Children in Singapore are getting chubbier! According to a recent Straits Times report, Health Minister Khaw Boon Wan has warned that the rising obesity rate – from 2.8% in 1994 to 3.6% in 2007 – could one day become a big problem in Singapore. NIE’s Physical Education and Sports Science staff offer a potentially simple solution to this weighty problem – PLAY.
When Associate Professor Michael Chia and his collaborator Dr Patricia Wong started the pilot study for PRIDE for PLAY (Personal Responsibility in Daily Effort for Play for Participation in Lifelong Activity for Youths) in 2007, they were convinced that play is beneficial for all.
And the results from the pilot study, which involved Primary 1 and 2 pupils in two schools, reaffirmed their belief.
What is PRIDE for PLAY?
In 2006, a study revealed that children need a daily dose of at least 90 minutes of moderate-to-vigorous exercise to stay healthy well into their adult years (Anderson et al., cited in Chia, 2007).
But the compulsory 70-105 minutes of weekly physical education (PE) lessons in our schools falls short of this requirement.
It seems that most parents would also prefer to keep their children at home after school, rather than let them out to play, because they fear for their safety. Most children end up watching TV, doing their homework, or playing computer games.
So, where and when can children find opportunity to engage in 90 minutes of healthy activity on a daily basis?
This prompted A/P Chia, Head of NIE’s Physical Education and Sports Science Academic Group, to come up with PRIDE for PLAY – an innovative and creative approach to keeping fit and fabulous.
As part of this study, 20-45 minutes of curriculum time was set aside daily for play. This was done by shortening each period for academic studies by 2-5 minutes. These extra minutes were then pooled to prolong recess time or to provide additional time slots during the school day for active physical play, over and above formal PE periods.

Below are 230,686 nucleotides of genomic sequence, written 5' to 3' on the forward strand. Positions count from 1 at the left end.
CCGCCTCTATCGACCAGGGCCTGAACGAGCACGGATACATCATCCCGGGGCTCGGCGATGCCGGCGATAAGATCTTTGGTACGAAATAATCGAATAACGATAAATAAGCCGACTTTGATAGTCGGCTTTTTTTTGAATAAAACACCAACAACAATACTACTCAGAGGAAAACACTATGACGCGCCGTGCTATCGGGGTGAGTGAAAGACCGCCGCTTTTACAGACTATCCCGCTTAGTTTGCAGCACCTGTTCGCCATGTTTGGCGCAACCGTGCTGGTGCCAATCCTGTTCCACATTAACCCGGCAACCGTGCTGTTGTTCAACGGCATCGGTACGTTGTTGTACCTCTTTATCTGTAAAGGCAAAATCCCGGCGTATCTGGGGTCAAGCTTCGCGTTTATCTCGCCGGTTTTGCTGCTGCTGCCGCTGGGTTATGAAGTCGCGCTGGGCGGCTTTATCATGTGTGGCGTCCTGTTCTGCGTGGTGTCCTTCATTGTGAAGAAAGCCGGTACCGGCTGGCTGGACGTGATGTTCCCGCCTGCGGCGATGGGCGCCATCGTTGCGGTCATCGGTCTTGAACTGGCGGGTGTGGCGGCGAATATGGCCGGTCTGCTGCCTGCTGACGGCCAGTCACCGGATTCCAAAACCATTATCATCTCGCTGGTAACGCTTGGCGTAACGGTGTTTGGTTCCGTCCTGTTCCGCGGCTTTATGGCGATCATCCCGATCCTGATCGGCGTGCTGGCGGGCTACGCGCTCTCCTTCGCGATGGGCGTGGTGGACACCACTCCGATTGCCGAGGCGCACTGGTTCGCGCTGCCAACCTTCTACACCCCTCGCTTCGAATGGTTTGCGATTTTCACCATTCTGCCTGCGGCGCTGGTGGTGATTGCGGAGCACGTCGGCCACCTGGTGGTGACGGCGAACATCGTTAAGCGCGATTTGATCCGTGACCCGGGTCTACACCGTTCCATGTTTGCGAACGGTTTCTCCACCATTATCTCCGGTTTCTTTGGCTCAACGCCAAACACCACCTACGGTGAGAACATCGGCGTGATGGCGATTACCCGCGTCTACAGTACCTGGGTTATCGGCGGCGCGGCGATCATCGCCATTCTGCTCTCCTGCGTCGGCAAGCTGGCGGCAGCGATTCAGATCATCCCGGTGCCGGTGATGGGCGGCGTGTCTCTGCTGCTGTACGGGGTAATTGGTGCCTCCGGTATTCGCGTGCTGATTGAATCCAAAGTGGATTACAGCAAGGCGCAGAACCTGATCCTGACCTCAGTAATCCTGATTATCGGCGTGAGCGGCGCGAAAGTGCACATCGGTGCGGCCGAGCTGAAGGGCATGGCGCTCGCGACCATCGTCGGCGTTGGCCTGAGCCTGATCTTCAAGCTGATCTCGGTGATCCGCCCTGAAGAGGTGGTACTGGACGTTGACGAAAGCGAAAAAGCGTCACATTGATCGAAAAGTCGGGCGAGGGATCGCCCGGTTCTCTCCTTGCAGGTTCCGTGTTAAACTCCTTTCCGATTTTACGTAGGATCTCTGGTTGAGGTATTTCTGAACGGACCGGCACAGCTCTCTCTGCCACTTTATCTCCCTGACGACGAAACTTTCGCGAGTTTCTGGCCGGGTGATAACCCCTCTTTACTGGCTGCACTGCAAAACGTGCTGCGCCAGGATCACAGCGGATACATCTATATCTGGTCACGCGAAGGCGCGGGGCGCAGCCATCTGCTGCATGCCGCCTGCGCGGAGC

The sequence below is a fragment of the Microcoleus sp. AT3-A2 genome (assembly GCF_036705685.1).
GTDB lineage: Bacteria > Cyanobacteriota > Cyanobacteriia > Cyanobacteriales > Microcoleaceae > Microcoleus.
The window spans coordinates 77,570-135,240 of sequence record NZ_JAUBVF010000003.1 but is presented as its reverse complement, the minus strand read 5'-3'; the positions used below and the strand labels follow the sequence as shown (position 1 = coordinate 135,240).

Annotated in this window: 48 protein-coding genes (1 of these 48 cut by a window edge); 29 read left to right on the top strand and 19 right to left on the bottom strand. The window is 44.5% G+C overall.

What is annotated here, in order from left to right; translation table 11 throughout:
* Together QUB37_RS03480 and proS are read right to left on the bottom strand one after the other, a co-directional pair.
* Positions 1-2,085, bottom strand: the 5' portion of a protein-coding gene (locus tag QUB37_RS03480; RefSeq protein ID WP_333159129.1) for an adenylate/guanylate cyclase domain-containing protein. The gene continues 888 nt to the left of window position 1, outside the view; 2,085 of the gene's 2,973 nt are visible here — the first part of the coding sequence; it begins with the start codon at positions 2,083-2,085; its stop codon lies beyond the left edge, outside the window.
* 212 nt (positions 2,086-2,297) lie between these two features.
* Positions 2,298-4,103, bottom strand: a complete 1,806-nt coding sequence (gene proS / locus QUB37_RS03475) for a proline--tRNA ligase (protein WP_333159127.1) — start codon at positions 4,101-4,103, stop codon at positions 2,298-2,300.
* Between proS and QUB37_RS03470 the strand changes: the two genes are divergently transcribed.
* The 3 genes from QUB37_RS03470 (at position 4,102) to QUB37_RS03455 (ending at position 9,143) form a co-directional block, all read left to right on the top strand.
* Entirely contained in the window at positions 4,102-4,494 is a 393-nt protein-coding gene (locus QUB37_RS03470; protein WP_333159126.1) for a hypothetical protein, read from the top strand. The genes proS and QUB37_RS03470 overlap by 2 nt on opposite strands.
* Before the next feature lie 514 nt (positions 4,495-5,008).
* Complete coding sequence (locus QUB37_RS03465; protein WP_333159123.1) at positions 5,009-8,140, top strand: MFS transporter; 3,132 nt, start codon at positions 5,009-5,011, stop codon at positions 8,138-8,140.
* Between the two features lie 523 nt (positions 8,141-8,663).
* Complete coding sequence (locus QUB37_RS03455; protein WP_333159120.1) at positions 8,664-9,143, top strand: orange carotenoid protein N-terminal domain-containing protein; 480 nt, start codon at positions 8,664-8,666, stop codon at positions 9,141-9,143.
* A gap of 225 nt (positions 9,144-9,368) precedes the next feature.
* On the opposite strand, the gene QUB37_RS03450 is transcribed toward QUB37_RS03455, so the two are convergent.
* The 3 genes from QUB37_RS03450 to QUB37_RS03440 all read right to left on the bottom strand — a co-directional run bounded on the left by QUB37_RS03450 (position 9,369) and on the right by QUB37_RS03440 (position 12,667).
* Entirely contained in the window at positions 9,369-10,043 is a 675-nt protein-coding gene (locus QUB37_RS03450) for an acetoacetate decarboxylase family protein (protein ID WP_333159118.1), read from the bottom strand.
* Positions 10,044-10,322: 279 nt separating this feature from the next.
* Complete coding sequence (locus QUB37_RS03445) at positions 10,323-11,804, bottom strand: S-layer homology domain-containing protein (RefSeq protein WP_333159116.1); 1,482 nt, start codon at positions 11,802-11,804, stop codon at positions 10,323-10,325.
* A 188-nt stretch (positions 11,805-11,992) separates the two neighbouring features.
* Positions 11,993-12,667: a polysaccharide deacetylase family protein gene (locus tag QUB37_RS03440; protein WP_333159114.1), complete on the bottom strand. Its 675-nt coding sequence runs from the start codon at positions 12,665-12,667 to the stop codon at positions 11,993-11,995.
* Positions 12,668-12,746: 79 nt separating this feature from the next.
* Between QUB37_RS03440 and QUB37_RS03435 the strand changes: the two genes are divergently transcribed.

The benefits of PLAY
Playing is “a natural disposition” of all children and is an essential part of their development, says A/P Chia. But he believes that play can offer much more.
A/P Chia says that “play is a precursor to sports”, which is a more organised form of play. It follows that developing a play culture is a step towards achieving our national goal of creating a sports-loving culture (see Lin, 2008). Thus, it is important that young people have access to fun and safe play in the school context frequently, if not on a daily basis.
Daily play in a school setting helps with weight maintenance and provides opportunities for pupils to be themselves as they can express themselves through movement, physical activity, and sports.
It also provides a much-needed break from all the “important near-work” of reading, writing, and working at the computer. This would certainly help to keep the rates of myopia, another growing concern, under control.
“Play is just healthy and it can provide balance,” quips A/P Chia. “We certainly could have more of that in and outside of school.” This balance means that pupils can learn better!
At the school level, play can aid in building up interpersonal relationships. In one of the participating schools, the principal was concerned that their Primary 6 pupils were not developing better bonds with their teachers. When A/P Chia learnt about this, he immediately saw how PRIDE for PLAY could help to facilitate and develop these pupil-teacher bonds in a naturalised and fun setting.
The programme creates an environment where pupils and teachers can mingle informally and try to understand each other from a different perspective. PRIDE for PLAY also provides an excellent platform for pupil bonding among the different races, which was another concern of the school.
Using the example of table tennis, A/P Chia explains: “Through PLAY, the pupils suddenly see that this teacher also loves table tennis, and it spins off a conversation that has nothing to do with language or math. That is also a naturalised setting for peers who previously may not naturally mix together to suddenly discover commonality.”
The joys of PLAY
At the end of the trial semester, feedback from parents was positive. The schools were pleased because the programme has helped to boost school morale without suffering a dip in their academic standards. And the students, of course, are certainly not complaining.
A/P Chia revealed that even though the study has ended, the programme is still ongoing at both schools. PRIDE for PLAY has given these schools a greater momentum towards the holistic development of their pupils.
Encouraged by the positive results from the pilot study, A/P Chia hopes to share the joys of play with more schools. He has been awarded funding by NIE to do just that. This will allow him to collect more concrete evidence for the positive results of play from a wider range of schools.
A/P Chia is optimistic that more schools will subscribe to the programme. He hopes that this will, in some way, help our youths to enjoy an active lifestyle. “The time is ripe, and the school ethos is more open to different types of practices.”
Chia, M. (2007). PRIDE for PLAY: Personal responsibility in daily effort for participation in life-long activity for youths. A Singaporean context. Journal of Sports Science and Medicine, 6, 374–379.
Lin, X. (2008, May 7). Want a sports culture? Play! The Straits Times, p. H11.
Tan, J. (2008, March 17). Case targets obesity and unhealthy fast food. The Straits Times, p. 1.